Do you know anyone who doesn’t participate in his or her 401(k) plan at work? Perhaps it’s a family member or friend, or someone who just started working after college?
If you’re not sure, the perfect opportunity to bring up the subject is now, in celebration of National 401(k) Day, Sept. 10.
Why would you pursue this dialogue?
Simple: You can make a difference.
It’s not that hard to motivate someone to start on a path toward financial security. Sharing some key information can create enough of an incentive for one to take action.
Here is my challenge to you: Use 401(k) Day to start a conversation. Though COVID-19 is still lurking, there is no better time than now ask two very simple questions:
1) Do you have access to a 401(k) at work?
2) If you are not participating, what’s the reason?
In my experience, the reason could be based on misinformation.
1) Could people not realize that Social Security retirement benefits don’t cover all costs? (Social Security is a safety net, not intended to fully cover one’s living expenses in retirement.)
2) Could someone be holding off because he or she can’t afford to contribute? (In many cases, tax savings on pre-tax contributions and refiguring your W-4 withholding can solve that problem.)
3) Could one fail to understand that time is the single most important driver behind creating a retirement nest egg? (Starting to save and invest for retirement as early as possible maximizes the math of compounding. More on this in a moment.)
4) Could someone fail to realize that they are missing out on employer matching contributions that other employees are receiving? (Many 401(k) plans offer matching or profit-sharing contributions. According to FINRA, the Financial Industry Regulatory Authority, the most common employer match is dollar-for-dollar up to 3% of salary. You’ll want to make sure you are contributing enough to trigger the full company 401(k) match; the match is a tax-free bonus you need to claim.)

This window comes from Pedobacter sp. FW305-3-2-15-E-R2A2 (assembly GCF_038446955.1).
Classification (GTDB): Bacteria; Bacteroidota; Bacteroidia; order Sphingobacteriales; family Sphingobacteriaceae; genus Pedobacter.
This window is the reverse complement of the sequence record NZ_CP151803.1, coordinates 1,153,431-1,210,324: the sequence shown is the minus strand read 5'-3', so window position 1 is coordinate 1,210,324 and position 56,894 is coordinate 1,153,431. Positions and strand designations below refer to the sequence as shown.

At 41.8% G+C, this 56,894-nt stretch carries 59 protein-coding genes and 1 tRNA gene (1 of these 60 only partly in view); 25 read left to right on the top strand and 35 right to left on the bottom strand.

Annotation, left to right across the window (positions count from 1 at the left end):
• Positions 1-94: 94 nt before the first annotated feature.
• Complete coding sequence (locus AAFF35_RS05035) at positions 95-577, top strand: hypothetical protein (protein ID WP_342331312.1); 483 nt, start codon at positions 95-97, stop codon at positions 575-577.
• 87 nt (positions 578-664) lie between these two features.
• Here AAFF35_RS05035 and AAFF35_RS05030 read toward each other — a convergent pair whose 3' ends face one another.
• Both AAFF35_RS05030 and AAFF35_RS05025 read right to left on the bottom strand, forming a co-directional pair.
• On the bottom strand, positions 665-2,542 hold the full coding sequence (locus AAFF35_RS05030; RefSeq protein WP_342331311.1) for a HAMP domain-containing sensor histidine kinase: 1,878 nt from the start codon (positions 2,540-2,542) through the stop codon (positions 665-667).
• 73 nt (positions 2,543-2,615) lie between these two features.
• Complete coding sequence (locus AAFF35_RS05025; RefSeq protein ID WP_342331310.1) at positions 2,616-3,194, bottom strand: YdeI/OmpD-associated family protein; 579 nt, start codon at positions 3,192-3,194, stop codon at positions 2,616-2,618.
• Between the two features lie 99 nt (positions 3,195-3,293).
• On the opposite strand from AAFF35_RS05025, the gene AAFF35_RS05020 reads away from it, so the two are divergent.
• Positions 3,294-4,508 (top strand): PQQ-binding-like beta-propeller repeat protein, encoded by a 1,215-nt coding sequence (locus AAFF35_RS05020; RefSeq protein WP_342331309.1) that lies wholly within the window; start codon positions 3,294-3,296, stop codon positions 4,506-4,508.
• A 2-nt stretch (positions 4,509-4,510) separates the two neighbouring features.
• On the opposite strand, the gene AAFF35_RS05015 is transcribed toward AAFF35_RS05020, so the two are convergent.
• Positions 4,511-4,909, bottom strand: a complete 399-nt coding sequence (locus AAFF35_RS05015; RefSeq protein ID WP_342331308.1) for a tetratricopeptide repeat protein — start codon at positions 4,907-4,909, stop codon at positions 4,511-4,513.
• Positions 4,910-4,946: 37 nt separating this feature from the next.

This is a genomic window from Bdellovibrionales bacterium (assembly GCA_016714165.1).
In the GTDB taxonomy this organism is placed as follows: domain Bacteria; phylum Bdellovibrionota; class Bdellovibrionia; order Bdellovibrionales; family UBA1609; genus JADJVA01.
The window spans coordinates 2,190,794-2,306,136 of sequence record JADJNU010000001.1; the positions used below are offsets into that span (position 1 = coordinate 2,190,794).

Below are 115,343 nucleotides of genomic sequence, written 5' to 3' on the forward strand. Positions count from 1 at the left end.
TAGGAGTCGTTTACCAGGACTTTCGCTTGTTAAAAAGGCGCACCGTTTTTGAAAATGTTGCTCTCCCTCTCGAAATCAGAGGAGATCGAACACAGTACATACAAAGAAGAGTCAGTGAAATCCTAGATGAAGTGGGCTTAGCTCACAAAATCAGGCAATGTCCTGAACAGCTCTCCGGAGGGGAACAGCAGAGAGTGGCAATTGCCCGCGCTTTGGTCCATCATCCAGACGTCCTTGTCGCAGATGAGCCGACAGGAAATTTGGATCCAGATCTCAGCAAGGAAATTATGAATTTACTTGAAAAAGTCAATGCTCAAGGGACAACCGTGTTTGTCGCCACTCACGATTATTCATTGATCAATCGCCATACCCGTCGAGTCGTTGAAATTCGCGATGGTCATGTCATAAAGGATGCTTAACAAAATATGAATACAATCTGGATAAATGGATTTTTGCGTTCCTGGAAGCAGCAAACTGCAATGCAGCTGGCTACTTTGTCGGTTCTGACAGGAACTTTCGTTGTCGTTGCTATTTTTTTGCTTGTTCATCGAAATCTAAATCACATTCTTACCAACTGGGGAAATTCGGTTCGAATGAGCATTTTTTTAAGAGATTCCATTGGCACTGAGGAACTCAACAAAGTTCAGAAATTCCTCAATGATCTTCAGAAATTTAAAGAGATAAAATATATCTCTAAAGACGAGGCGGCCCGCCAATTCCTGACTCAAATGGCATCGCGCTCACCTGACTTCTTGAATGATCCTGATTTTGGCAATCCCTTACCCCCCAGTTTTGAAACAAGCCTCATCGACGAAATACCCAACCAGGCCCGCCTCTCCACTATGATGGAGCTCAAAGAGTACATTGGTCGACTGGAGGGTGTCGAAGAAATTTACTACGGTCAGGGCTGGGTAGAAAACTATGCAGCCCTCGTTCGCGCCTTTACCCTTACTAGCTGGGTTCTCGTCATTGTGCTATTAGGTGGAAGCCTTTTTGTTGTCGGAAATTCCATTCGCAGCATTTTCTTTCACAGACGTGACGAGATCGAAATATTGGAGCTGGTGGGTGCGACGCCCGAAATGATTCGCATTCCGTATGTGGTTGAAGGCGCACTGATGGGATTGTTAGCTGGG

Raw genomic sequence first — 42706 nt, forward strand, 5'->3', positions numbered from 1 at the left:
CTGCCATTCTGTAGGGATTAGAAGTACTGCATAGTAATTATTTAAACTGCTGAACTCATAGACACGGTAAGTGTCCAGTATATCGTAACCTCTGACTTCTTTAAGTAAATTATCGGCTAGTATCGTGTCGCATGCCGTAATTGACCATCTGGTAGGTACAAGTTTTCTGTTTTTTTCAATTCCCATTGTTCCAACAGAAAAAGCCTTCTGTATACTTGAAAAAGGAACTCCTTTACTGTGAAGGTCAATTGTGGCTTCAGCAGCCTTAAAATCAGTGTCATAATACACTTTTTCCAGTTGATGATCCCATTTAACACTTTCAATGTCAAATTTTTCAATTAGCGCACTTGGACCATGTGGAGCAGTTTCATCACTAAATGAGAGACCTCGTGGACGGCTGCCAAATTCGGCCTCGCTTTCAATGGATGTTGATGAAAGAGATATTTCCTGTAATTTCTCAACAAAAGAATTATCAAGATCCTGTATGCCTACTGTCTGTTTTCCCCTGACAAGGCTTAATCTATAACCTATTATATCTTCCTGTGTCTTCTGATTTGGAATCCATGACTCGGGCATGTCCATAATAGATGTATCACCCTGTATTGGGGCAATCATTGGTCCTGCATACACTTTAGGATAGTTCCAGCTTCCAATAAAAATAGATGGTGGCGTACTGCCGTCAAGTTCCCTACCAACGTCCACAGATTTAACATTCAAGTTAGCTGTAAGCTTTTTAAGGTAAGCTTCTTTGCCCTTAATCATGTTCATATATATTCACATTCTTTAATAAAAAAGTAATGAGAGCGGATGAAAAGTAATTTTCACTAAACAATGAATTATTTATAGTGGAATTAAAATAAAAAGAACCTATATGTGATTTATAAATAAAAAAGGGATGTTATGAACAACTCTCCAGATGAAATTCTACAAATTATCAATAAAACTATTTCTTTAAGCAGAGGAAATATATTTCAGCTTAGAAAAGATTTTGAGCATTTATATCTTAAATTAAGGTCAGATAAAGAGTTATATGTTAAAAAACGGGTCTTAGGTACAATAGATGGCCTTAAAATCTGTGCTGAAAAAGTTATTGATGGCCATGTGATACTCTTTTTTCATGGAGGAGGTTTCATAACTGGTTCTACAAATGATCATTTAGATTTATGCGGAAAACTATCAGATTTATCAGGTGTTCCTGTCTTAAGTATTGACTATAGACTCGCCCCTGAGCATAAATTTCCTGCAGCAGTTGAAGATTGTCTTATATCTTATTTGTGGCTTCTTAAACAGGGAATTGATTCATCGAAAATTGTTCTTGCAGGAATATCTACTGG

A 401(k) participant, a teacher who figured all of this out, offered this perspective:
“I’ve been told by the younger teachers that they can’t afford to contribute, and I always reply that they can’t NOT afford to! They are throwing money away if they don’t start with at least the (amount) needed to maximize the employer match. I wish someone had had this talk with me when I was much younger.”
This 401(k) participant was one of last year’s winners of the annual 401(k) Champion® Award (sponsored by yours truly). In case your circle of friends and relatives includes 401(k) fans, you can nominate them for the 2021 title of 401(k) Champion® here: 401kchampion.com. Nominations are now open, as of 401(k) Day.
Before leaving this subject, here are a few resources from FINRA.
On the topic of compounding, read about starting early (“The Time Is Now” at tinyurl.com/2aabdrvp). Importantly, this resource also includes a 401(k) case study.
To assess future needs, use FINRA’s “Retirement Calculator” at tinyurl.com/3e3wxvxs.
Another resource is FINRA’s 401(k) “Save the Max Calculator” at tinyurl.com/23brve6r. You can use it to determine how much you should save per paycheck to reach the yearly maximum amount allowed for an employee’s elective deferral.
Also look at the IRS site that provides information on limits on 401(k) contributions at tinyurl.com/38x2eb3b.
Julie Jason, JD, LLM, a personal money manager (Jackson, Grant Investment Advisers Inc. of Stamford, Connecticut) and award-winning author, welcomes your questions/comments (email@example.com). Please visit www.juliejason.com.
DISTRIBUTED BY ANDREWS MCMEEL SYNDICATION